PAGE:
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Airport reduces landing fees

Paul Clinton

AIRPORT DISTRICT -- Christmas came a little early for the airlines

that use Burbank Airport.

Commissioners from the Burbank-Glendale-Pasadena Airport Authority

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voted unanimously Monday to lower landing fees at the airport to signal

their appreciation for the companies’ business.

“We wanted to make a gesture that was more than just the waving of a

flag, that we were still thinking about their needs and wishes,” Pasadena

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Airport Commissioner John Crowley said. “It’s an expression of ‘we’re

glad you’re here.”’

After a profitable fiscal year -- from July 1998 to June 1999 -- the

airport’s governing board lowered fees four cents per 1,000 pounds of

aircraft for the five stakeholder airlines -- Alaska, America West,

American, Southwest and United Airlines -- and six cents for all others,

airport spokesman Victor Gill said.

The airport will now charge the stakeholders .70 cents for each 1,000

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pounds of aircraft. Other planes will now be charged $1.18 per 1,000

pounds, Gill said.

In September, the five carriers paid between $81.40 and $96.20 per

landing, depending on the size of plane used. Southwest, accounting for

65% of the landings, pays different rates because it uses three plane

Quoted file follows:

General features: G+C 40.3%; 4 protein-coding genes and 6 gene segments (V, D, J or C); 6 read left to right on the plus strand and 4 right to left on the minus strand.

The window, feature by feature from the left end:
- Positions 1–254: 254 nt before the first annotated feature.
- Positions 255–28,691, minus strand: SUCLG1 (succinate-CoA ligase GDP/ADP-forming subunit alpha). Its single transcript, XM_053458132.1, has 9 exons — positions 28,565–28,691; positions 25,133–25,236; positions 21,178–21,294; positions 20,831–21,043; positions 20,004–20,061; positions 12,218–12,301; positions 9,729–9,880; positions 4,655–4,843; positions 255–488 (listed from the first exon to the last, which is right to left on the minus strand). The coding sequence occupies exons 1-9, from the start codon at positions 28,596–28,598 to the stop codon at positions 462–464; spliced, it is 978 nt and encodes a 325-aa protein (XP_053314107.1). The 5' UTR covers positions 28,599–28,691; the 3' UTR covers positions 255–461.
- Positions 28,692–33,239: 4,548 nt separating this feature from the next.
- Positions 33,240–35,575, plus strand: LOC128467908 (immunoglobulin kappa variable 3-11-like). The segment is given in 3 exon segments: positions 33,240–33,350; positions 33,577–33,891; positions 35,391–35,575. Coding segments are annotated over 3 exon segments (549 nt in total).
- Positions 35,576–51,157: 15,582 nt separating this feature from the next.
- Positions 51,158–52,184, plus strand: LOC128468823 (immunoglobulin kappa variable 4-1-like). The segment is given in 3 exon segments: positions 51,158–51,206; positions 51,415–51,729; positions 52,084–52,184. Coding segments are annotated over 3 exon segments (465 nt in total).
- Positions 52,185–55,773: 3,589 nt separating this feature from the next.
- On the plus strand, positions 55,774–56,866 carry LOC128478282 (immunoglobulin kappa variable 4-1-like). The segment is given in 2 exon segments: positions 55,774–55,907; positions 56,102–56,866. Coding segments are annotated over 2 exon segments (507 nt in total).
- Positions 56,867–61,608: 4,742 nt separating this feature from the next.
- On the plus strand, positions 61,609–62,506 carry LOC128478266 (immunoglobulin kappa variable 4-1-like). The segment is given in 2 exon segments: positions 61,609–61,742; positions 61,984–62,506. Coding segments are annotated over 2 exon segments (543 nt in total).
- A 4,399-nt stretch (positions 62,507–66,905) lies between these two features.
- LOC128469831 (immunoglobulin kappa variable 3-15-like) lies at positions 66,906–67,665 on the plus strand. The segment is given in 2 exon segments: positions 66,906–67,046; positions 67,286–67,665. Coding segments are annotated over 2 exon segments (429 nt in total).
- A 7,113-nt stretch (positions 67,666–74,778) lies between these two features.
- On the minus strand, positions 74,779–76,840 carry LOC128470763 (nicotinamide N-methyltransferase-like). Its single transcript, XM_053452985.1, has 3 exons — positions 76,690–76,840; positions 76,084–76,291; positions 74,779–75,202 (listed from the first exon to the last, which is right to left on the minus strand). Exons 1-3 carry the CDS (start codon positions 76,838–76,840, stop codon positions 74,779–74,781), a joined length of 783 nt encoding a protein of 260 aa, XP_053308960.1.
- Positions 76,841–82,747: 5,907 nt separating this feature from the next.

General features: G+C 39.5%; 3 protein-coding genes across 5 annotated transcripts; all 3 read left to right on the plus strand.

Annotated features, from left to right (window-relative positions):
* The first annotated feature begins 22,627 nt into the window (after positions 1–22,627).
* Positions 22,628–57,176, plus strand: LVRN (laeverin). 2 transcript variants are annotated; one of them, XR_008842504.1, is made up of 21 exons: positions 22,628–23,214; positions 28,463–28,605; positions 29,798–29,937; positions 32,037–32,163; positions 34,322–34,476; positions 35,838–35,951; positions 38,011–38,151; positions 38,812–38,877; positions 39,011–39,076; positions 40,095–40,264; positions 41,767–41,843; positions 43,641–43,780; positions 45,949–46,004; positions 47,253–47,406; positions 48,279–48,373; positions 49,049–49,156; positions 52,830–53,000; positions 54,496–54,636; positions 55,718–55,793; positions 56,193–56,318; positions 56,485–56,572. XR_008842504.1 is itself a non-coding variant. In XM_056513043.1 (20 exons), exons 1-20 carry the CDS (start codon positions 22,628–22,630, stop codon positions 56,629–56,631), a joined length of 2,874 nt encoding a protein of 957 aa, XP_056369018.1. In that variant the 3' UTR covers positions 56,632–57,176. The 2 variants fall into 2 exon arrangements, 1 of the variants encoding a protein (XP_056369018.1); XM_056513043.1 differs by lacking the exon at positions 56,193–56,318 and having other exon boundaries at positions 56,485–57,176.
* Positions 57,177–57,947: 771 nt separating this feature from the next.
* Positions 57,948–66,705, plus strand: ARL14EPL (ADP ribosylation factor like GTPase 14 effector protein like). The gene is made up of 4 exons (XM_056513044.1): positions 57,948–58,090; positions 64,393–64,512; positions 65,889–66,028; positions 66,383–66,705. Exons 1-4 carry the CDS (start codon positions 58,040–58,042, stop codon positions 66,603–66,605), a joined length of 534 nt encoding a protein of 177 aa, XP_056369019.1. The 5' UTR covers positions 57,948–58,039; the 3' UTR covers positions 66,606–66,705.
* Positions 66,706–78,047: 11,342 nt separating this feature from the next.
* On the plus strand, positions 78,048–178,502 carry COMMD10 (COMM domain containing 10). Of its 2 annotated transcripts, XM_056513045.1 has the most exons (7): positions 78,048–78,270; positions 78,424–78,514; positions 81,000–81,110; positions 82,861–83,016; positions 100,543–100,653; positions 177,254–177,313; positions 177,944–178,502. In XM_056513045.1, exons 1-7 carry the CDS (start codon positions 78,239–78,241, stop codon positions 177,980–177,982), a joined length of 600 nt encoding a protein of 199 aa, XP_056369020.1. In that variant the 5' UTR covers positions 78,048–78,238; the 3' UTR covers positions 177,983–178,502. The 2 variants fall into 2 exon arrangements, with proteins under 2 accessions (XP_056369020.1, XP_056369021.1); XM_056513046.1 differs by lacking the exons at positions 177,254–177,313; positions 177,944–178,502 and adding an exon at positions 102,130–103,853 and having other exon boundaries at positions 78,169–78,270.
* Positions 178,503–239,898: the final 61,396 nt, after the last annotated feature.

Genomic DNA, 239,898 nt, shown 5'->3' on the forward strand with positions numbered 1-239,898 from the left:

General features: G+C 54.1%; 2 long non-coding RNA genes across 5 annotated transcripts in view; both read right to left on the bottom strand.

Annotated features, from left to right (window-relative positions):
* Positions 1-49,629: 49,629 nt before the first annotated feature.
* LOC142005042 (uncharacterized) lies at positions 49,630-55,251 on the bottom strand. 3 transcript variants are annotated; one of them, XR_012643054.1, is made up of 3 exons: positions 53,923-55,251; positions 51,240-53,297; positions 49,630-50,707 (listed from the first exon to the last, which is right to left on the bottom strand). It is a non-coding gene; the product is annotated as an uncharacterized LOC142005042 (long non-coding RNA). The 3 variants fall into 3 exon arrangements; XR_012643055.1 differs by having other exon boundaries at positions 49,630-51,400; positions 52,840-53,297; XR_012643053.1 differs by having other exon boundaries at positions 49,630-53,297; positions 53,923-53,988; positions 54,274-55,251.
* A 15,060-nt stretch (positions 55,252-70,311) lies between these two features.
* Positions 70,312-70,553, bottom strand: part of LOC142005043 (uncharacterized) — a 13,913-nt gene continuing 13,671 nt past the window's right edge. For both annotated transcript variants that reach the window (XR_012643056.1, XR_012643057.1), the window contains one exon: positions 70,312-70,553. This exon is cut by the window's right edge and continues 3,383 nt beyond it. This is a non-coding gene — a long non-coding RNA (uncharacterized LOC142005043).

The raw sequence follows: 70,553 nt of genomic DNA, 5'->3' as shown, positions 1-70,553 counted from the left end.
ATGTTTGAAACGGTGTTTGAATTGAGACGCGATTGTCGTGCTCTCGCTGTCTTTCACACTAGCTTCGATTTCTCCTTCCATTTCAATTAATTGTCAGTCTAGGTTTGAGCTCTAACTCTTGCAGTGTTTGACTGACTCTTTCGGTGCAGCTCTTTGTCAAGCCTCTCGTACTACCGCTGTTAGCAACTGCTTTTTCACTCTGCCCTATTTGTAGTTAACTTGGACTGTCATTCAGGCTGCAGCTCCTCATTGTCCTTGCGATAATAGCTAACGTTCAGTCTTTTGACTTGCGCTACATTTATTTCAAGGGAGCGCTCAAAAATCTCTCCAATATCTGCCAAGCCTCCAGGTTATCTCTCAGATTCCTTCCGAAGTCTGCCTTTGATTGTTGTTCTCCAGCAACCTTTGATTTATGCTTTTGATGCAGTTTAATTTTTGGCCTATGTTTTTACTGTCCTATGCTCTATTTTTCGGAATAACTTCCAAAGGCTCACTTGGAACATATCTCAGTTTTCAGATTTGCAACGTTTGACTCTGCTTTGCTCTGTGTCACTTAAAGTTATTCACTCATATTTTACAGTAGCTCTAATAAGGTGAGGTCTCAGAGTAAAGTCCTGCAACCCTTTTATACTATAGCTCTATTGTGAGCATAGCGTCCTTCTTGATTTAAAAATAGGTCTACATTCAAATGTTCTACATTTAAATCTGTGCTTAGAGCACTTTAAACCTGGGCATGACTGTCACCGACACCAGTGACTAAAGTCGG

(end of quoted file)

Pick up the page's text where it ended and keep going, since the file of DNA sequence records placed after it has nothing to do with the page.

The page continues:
sizes, Gill said.

The lower rates will mean $80,000 less revenue to the airport for the

1999-2000 fiscal year. Last year, the airport collected $2.63 million in

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landing fees, Gill said.

While the fee reduction was voluntary, Gill said the authority’s

agreement with the airlines calls for the drop if the airport has a

profitable year. As part of the agreement, the airlines have agreed to

finance the airport’s debt during lean years, Gill said.

Southwest Airlines spokeswoman Beth Harbin said the airline was happy

with the move.

“Airports are set to break even. Occasionally resources accrue,”

Harbin said. “Any time Southwest could save money, it’s a good thing.”

The reduced fees went into effect with Monday’s vote, Gill said.

In recent years, the airlines haven’t demanded fee drops so the

authority could accumulate funds to buy land for a new terminal. This

summer, the authority used those funds, in part, to buy Lockheed’s “B-6"

site for more than $100 million.

“We have kept the landing fees fairly low,” Gill said. “We are hopeful

the four cent reduction will make them feel like it’s even more

reasonable.”


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